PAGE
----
Gang Starr “Mass Appeal” (1994)

DJ Premier: “It was recorded as a joke. We just wanted to make fun of the radio on what it sounded like to get airplay. That’s why I made the background melody real simplistic. I was making fun of the radio, but I’m going to make a funky version of making fun of it. Everything’s a vision, and your brain has to be that intense to be able to capture that. What the radio played, when it came to hip-hop, it sounded too watered down. That was making fun of it, but that record did real good for us. We shot the video in Riis beach out in Far Rockaway, but don’t mention that video, man. It was cold, too cold.”

Jeru the Damaja “Come Clean” (1994)


DJ Premier: “Guru wanted six artists on Gang Starr Foundation. He said, ’I’m going to sign three, and you’re going to sign three.’ I never got my three. So I said, ’Let’s start with your three.’ It was Big Shug, Group Home, and Jeru. Jeru was the most ready, so we started with him. I cooked it up, and I thought about putting some melodies to it, but Jeru’s so grimy and hardcore, the beat was perfect for him. He didn’t need any extra keyboards, or melodic sounds. It just sounded raw, and no one made a beat like that. And I ended up making two albums with [Jeru]: The Sun Rises in the East and Wrath of the Math. I stopped working with Jeru because of business issues. I keep business and friendship separate all the time. So I was like, ’Let’s just chill, and we’ll keep it cool.’ And we’re still cool to this day.”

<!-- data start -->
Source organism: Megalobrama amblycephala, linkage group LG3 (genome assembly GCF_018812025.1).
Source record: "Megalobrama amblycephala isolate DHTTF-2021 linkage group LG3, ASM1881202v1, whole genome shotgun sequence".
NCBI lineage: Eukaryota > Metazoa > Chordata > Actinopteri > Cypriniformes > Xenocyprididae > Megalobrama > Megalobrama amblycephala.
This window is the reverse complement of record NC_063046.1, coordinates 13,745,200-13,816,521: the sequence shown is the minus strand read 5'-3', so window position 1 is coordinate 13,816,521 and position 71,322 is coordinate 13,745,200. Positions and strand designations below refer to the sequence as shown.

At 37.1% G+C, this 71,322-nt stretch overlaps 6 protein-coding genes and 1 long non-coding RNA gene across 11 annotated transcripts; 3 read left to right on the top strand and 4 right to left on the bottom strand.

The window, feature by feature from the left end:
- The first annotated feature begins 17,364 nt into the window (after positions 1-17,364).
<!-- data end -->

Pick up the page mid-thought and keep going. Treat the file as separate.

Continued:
Notorious B.I.G. “Unbelievable” (1994)

Notorious B.I.G. “Unbelievable” (1994)